Here are some OK and not-so-good ways to cheat.

  2. January 04, 2017 at 9:30 am, Stephen Phillips / American Association of Bariatric Counselors said:

    You are spot-on Ted
    The prudent question is not how much weight you have lost but rather how long have you sustained it…

    The only animal on earth that intentionally tries to make itself smaller is the one that you looks back at you the mirror each morning.
    In fact when you see an animal in the wild losing weight and getting smaller the end is usually near
    We seem to be naturally wired to resist getting smaller and favor getting bigger.
    Consider restrictive weight loss dieting goes back 150 years and all we have to show for it is, there are now more overweight and obese people in the US then there are “healthy weight people”
    Seemingly our contemporary culture in tandem with the very powerful biological drives of our physical and psychological natures predisposes most of us to gaining weight
    It is not a ‘giant leap’ to consider that intentional weight-loss violates our very nature and is in fact unnatural.

    This explains obesity, not as a disease or disorder but a perfectly natural evolved human condition…and the very reason why it is so hard to lose weight and not find it again.

  3. January 04, 2017 at 12:21 pm, Lindsey Bashore said:

    What was left out of your article is what Mr. Adams is not eating. He stated that he is not eating any animal products; “nothing with a mother or a face”. Also he is following a whole foods plant based diet, rejecting refined, processed foods. People who follow this food lifestyle are very successful in the long run. Please check out books by Dr. Caldwell Esselstyne, Dr. T. Colin Campbell, Dr. John McDougall, Dr. Neal Barnard, Dr. Joel Furhman, Dr. Dean Ornish, Dr. Michael Greger and Dr. Thomas Campbell, all who have a tremendous record for themselves (all thin) and for their patients. Like Eric Adams, I have resolved serious health issues by following this lifestyle over the past three years. AC1 level is back to normal; total cholesterol went from 210 to 135 without statins, blood pressure back to normal. It really does the job. If Oprah would only try following these doctors’ direction, she would cease to yo-yo.

  4. January 07, 2017 at 9:52 am, Paula Osternack Malucelli Nerone said:

    I’m recovering from obesity. And today I can consider that I won and I continue to overcome obesity. Thanks to my doctors, psychotherapists, and unconditional support of my family, I continue to struggle and win. From my childhood and adolescence I suffered from obesity, generalized anxiety disorder (GAD) and binge eating disorder (BED). Despite my parents’ concern for me and my health since childhood and they have always taken me to endocrinologists, psychiatrists and psychotherapists, I could not control obesity.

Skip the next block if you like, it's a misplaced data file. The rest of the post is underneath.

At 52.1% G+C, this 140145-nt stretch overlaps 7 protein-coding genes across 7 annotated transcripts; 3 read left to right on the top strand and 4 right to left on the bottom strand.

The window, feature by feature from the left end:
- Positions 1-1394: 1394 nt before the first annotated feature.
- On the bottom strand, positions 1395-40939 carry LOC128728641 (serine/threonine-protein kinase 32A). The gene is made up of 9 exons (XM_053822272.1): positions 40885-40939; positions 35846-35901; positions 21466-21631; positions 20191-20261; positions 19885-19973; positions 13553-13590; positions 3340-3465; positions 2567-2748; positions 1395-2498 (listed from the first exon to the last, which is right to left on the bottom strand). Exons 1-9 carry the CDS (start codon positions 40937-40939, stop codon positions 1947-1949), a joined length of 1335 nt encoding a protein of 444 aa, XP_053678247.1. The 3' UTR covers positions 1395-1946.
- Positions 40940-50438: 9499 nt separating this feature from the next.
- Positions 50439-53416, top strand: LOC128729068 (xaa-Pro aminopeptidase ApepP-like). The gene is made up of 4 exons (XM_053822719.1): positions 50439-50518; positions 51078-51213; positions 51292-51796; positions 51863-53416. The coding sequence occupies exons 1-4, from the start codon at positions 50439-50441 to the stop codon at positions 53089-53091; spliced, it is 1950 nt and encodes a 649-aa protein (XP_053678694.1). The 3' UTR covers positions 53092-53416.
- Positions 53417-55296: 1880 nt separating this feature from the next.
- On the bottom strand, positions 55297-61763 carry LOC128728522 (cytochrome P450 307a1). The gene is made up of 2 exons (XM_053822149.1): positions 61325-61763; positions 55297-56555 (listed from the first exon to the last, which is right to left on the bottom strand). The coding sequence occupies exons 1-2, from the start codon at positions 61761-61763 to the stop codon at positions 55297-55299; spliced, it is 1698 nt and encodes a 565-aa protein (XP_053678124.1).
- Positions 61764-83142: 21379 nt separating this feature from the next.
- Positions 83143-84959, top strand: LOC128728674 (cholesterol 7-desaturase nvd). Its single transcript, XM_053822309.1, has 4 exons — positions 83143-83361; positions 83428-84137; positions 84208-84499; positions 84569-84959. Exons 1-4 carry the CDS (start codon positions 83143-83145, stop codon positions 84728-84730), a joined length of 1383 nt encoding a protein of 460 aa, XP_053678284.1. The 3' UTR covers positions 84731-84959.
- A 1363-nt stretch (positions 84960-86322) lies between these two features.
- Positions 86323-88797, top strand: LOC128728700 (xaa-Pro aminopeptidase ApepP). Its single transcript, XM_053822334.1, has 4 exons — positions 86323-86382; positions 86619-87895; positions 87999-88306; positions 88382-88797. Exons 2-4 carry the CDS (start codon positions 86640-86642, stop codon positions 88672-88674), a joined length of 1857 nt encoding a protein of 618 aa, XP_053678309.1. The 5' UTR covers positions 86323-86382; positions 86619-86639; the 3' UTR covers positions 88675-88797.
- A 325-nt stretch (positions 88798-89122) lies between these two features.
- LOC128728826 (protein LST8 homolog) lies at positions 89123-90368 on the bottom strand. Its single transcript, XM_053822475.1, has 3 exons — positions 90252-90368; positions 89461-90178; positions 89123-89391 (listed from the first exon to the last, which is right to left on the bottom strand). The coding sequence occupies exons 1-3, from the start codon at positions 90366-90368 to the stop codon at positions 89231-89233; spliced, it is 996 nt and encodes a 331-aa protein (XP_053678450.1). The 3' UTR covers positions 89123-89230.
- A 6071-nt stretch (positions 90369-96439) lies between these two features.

I always followed several treatments with diets and physical exercises. I even lost 30 kg or more of weight. I was very well and happy. But I always earned everything again and always more than the initial weight. The famous “accordion effect.” After (14) fourteen years of treatment with chronic major depression, at the beginning of the year 2008 I made a resolution in my life: I WOULD NEVER BE OBESE AGAIN!!!
    I searched for Dr. João Batista Marchesini, in Curitiba, Paraná, Brazil. He evaluated me and told me that my case was for surgical treatment. I did all the exams and pre-operative follow-ups indicated. I went to my previous doctors, endocrinologist and psychiatrist, to hear their opinion. Both supported me and encouraged me. My family was also essential and always supported me.

    On May 31, 2008, with a BMI of 38.7 kg/m2, I underwent bariatric surgery. Over the next 2 years I reduced my initial weight by 48 kg and achieved a BMI of 22.4 kg/m2. Since then I have been maintaining my periodic medical treatments and follow-ups. I follow up with the doctor surgeon, endocrinologist, psychiatrist and psychotherapy. I continue to keep my weight within normal range. I totally recovered from the major depression. And today I consider myself an extremely happy and fulfilled person.

    • January 07, 2017 at 11:11 am, Ted said:

      Thank you for sharing your story, Paula.